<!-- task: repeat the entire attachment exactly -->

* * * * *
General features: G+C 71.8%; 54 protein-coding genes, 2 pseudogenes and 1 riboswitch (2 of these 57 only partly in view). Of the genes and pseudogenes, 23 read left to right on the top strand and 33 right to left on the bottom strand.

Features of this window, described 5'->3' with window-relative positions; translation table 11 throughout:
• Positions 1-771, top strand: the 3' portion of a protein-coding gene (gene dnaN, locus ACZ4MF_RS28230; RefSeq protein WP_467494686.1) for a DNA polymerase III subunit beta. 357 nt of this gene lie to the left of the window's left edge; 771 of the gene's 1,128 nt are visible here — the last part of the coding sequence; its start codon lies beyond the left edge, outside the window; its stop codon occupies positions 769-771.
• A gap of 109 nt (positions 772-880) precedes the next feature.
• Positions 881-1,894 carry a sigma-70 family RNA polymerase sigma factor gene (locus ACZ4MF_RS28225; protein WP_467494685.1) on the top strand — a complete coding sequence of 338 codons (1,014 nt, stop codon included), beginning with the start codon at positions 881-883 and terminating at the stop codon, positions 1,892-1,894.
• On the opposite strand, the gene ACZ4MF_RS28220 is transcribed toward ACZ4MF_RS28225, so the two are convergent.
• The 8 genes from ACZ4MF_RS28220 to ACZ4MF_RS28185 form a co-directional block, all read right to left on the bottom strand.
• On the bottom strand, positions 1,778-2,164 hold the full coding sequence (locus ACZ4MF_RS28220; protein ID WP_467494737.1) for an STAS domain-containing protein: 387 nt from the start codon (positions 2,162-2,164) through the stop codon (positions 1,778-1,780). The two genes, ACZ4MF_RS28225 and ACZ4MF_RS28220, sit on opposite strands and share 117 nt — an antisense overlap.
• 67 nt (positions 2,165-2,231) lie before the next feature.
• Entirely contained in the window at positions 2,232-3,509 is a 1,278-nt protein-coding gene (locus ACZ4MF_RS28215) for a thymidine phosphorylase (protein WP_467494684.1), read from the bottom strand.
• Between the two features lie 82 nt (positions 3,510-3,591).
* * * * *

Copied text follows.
General features: G+C 71.8%; 54 protein-coding genes, 2 pseudogenes and 1 riboswitch (2 of these 57 only partly in view). Of the genes and pseudogenes, 23 read left to right on the top strand and 33 right to left on the bottom strand.

Features of this window, described 5'->3' with window-relative positions; translation table 11 throughout:
• Positions 1-771, top strand: the 3' portion of a protein-coding gene (gene dnaN, locus ACZ4MF_RS28230; RefSeq protein WP_467494686.1) for a DNA polymerase III subunit beta. 357 nt of this gene lie to the left of the window's left edge; 771 of the gene's 1,128 nt are visible here — the last part of the coding sequence; its start codon lies beyond the left edge, outside the window; its stop codon occupies positions 769-771.
• A gap of 109 nt (positions 772-880) precedes the next feature.
• Positions 881-1,894 carry a sigma-70 family RNA polymerase sigma factor gene (locus ACZ4MF_RS28225; protein WP_467494685.1) on the top strand — a complete coding sequence of 338 codons (1,014 nt, stop codon included), beginning with the start codon at positions 881-883 and terminating at the stop codon, positions 1,892-1,894.
• On the opposite strand, the gene ACZ4MF_RS28220 is transcribed toward ACZ4MF_RS28225, so the two are convergent.
• The 8 genes from ACZ4MF_RS28220 to ACZ4MF_RS28185 form a co-directional block, all read right to left on the bottom strand.
• On the bottom strand, positions 1,778-2,164 hold the full coding sequence (locus ACZ4MF_RS28220; protein ID WP_467494737.1) for an STAS domain-containing protein: 387 nt from the start codon (positions 2,162-2,164) through the stop codon (positions 1,778-1,780). The two genes, ACZ4MF_RS28225 and ACZ4MF_RS28220, sit on opposite strands and share 117 nt — an antisense overlap.
• 67 nt (positions 2,165-2,231) lie before the next feature.
• Entirely contained in the window at positions 2,232-3,509 is a 1,278-nt protein-coding gene (locus ACZ4MF_RS28215) for a thymidine phosphorylase (protein WP_467494684.1), read from the bottom strand.
• Between the two features lie 82 nt (positions 3,510-3,591).